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Since I began Ruminationville five years ago, I have tried to write thoughtfully and well about topics of importance to me, which I hoped also might be meaningful to those who follow or who otherwise read my blog. Since the election of Donald John Trump, though, I have been unable to write anything that didn’t hold between the lines an Edvard Munch-style scream or a flood of tears. But as a writing teacher, among other things, I know that unfettered emotion in a piece of writing can get in the way of the intended message, so I thought I’d just better keep my mouth shut for a while until I could express myself honestly but with a necessary restraint.

The new leader of the free world’s first week in office has given us a magnificent view of the hell we are in for, and there is no escaping all manner of articles, videos, and TV news programs attesting to this fact. I, for one, have been unable to tear myself away from the news, though my preoccupation with our collective fall from grace has already had an impact on my health and well-being. It is important, then, to find ways to stay sane in a country that has given itself away to those who would be king or who would curry his favor.

I can say, though, that I will do whatever I can to resist this new regime. Writing is one way to do it; teaching my community college students strategies for being critically thoughtful about the world around them is another. I also can engage my impulse towards activism as it relates to immigration, and I was cheered beyond measure yesterday by the outpouring of outrage and compassion for those affected by Trump’s (and Steve Bannon‘s) malignant executive order and travel ban affecting seven Muslim-majority countries.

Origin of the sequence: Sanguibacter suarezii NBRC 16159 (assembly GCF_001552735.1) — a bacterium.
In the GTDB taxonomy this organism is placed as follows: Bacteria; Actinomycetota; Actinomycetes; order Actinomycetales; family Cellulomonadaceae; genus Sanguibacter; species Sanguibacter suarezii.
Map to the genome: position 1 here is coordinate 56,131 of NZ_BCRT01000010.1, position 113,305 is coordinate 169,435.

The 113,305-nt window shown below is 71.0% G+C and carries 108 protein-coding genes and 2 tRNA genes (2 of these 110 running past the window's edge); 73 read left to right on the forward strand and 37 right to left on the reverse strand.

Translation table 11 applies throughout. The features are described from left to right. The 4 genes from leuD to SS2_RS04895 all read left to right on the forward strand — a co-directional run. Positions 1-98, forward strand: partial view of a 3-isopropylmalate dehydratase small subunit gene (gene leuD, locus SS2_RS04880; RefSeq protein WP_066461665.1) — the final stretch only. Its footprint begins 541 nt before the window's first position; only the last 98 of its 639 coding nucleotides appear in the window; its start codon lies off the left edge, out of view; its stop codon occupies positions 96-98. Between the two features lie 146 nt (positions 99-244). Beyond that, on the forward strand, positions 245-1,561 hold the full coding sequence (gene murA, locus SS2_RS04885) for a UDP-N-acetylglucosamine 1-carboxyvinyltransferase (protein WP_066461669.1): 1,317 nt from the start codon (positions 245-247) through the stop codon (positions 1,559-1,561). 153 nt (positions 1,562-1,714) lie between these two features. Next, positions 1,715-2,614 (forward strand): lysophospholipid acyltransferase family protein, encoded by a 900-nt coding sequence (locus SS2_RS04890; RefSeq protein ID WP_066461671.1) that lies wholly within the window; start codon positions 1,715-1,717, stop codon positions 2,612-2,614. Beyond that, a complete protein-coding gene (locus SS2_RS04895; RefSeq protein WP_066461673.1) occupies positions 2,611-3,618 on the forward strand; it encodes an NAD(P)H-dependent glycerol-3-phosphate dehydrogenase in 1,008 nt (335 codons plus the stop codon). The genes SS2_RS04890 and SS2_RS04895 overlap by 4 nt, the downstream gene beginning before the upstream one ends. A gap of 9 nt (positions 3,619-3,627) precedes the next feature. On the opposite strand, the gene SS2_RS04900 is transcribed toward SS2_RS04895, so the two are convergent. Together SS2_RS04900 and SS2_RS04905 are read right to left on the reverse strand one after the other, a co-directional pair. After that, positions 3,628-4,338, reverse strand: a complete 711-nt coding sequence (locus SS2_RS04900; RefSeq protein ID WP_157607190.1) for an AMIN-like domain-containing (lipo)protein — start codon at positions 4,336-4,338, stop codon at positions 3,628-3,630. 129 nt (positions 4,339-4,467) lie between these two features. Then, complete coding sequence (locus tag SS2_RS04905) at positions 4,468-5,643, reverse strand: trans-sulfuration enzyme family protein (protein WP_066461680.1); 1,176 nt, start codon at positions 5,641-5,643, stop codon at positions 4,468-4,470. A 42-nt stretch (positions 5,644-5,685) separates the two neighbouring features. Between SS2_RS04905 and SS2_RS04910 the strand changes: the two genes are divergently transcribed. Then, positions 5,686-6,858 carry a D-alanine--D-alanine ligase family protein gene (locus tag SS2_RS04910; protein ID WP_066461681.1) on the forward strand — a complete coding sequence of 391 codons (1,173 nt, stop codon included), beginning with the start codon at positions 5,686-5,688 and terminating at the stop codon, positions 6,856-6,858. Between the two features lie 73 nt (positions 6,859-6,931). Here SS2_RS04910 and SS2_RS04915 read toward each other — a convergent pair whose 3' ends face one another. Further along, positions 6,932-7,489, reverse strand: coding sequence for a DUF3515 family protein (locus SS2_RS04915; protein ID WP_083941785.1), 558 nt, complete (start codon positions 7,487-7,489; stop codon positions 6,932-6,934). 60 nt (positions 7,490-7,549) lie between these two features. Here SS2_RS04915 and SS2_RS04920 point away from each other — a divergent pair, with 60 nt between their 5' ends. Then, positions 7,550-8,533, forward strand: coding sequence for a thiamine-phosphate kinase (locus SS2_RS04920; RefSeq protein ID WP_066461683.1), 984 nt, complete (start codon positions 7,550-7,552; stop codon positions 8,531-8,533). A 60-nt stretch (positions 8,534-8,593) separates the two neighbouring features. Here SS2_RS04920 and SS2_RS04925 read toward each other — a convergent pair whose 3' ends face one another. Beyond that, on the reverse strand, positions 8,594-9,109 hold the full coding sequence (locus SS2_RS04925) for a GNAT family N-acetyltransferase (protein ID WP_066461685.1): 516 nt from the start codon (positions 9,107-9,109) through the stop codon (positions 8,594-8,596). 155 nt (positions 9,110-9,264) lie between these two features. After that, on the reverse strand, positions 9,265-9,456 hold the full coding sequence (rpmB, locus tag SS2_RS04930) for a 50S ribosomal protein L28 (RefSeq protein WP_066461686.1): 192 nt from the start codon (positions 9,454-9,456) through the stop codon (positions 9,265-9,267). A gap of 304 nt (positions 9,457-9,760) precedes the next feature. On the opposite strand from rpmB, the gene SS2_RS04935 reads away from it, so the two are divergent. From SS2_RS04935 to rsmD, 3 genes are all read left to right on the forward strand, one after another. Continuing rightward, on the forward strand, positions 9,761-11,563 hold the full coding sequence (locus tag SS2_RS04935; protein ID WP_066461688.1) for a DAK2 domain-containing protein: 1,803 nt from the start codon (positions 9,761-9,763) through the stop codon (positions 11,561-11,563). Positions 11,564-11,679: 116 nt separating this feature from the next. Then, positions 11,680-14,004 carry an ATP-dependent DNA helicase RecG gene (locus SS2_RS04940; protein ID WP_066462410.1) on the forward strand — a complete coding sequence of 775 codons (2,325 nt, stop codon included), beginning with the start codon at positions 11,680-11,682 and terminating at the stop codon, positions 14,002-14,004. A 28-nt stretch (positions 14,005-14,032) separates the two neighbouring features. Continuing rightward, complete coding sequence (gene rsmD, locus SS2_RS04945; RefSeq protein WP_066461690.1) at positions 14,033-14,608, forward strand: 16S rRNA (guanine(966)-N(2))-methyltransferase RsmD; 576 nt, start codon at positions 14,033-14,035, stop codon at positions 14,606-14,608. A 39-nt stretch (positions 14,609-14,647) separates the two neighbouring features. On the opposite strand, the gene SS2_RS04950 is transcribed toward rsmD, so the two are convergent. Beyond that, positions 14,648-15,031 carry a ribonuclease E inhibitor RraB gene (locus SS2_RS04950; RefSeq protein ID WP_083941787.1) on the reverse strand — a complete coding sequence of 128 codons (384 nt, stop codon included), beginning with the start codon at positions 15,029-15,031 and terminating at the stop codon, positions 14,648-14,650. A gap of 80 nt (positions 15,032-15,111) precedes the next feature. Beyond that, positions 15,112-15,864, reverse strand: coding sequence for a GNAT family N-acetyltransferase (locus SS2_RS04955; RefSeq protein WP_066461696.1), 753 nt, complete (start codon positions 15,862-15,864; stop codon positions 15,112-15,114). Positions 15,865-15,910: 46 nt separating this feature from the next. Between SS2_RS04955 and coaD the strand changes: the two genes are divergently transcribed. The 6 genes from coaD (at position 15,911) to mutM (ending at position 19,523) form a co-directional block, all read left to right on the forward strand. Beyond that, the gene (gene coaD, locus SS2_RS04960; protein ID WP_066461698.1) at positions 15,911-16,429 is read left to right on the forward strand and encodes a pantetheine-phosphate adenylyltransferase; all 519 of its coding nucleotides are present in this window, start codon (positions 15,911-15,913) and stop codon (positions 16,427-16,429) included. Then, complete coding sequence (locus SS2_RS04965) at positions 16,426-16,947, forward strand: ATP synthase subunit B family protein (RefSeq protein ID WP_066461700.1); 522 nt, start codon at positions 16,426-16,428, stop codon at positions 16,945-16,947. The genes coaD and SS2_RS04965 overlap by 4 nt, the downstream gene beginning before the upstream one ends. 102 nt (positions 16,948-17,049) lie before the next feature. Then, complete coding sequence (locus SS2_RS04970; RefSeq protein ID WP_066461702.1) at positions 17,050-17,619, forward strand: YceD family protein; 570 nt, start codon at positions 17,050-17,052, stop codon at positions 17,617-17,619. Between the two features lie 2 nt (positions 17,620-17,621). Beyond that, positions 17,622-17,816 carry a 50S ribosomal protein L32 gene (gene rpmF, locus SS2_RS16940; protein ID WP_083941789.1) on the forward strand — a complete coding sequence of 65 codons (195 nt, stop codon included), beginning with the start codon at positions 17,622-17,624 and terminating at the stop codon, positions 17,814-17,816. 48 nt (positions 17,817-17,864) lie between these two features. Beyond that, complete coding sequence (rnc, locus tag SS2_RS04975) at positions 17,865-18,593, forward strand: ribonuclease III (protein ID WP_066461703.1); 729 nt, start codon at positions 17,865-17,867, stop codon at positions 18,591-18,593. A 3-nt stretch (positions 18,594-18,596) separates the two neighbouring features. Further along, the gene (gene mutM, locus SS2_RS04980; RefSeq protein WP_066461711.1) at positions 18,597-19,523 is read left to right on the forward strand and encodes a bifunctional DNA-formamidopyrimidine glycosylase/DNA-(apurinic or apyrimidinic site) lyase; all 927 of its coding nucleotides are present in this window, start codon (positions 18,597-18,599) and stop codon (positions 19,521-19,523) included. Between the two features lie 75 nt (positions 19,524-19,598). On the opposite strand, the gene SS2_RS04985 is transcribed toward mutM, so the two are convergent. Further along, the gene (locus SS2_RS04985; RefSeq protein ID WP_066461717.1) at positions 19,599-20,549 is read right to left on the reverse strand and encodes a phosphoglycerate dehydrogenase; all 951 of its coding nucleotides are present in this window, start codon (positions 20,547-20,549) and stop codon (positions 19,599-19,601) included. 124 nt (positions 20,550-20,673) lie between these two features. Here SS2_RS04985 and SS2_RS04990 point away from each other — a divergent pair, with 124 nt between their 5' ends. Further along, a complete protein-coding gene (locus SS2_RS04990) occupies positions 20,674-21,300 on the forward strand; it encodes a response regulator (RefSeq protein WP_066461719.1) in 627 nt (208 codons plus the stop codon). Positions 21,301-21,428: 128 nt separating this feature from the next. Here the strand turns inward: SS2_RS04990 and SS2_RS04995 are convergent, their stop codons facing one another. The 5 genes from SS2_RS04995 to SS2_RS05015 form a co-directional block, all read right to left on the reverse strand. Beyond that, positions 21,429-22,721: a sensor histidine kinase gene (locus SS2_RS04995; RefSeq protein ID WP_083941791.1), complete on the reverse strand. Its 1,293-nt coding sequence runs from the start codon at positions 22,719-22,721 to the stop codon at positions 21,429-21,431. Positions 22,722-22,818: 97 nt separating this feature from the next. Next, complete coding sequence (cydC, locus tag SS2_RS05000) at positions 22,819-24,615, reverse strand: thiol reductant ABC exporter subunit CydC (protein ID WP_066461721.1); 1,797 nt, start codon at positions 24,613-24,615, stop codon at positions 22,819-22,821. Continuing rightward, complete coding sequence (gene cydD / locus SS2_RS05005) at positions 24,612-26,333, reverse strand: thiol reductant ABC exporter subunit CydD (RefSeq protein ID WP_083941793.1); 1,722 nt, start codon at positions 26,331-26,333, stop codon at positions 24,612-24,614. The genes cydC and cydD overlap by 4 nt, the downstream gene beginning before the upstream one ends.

On a related note, I have spent the better part of my professional life working with (and for the rights of) immigrants. Specifically, I have focused my efforts on those who have come here from Latin America seeking refuge from war, repression, and poverty. The stories I have heard would break open any heart, including one beating in the chest of a colder-hearted North American.

I feel a special affinity for people who come here from Mexico because I have spent a good deal of time in Puebla studying Spanish and living with the kindest family you might ever find. I can only imagine how much pain they must feel about the dictator-in-chief’s contempt for their country and about his ridiculous promise to build a wall Mexico will pay for, a promise that has prompted considerable, and deserved, ire from the Mexican people.

Within the past several days, in fact, they have risen up en masse and have said hell no — with calls for boycotting American companies there, including McDonald’s, Coca-Cola, Walmart, and Starbucks (see a Time article on the topic). To this I say hippity hip hooray. Nothing else will put a crack in a wall of wealthy, self-interested white men faster than a threat to their own interests and wealth.


6 thoughts on “On screaming and weeping

  1. I actually believe that only economic pain will move this administration toward a sane path. Then again, I wonder if anything will. Keep writing, keep teaching, keeping being a bringer of acceptance and hope to those whose lives you touch.

  2. I have a solution for funding.Trump’s WALL. He can sell the Statue of Liberty. Put it up for grabs as an architectural folly! Maybe his Sec of Ed will buy it. She’s dumb enough.

    I’ve been following the polls. It turns out Trump is the first U.S. president to begin with an [approval] rating below 50% in the history of Gallup surveys. It appears to be falling still.

    McCain and Graham are absolutely correct when they say the Muslim ban will simply create MORE terrorism. Trump twitters his blizarre response. It’s beyond anything Hollywood could come up with.

    My greatest fear before the election, though, has come to pass. I voted for Hillary because I felt she would be a president who would provide leadership that would actively support and lead to world peace. I also strongly felt that she, as her husband did, would surround herself with a truly great cabinet.

    Trump’s cabinet is…I can hardly find the words. Let’s just say Hitler would be proud. It’s that cabinet that has me worried. Dubya’s cabinet…the war criminals…was bad enough. But this bunch…well, Leslie, I’m with you. We can write. We can try to remain sane as possible in this insane world.

    Great post, as always. Sorry to be so ‘out of control.’ As you say, it’s difficult to remain sensible.

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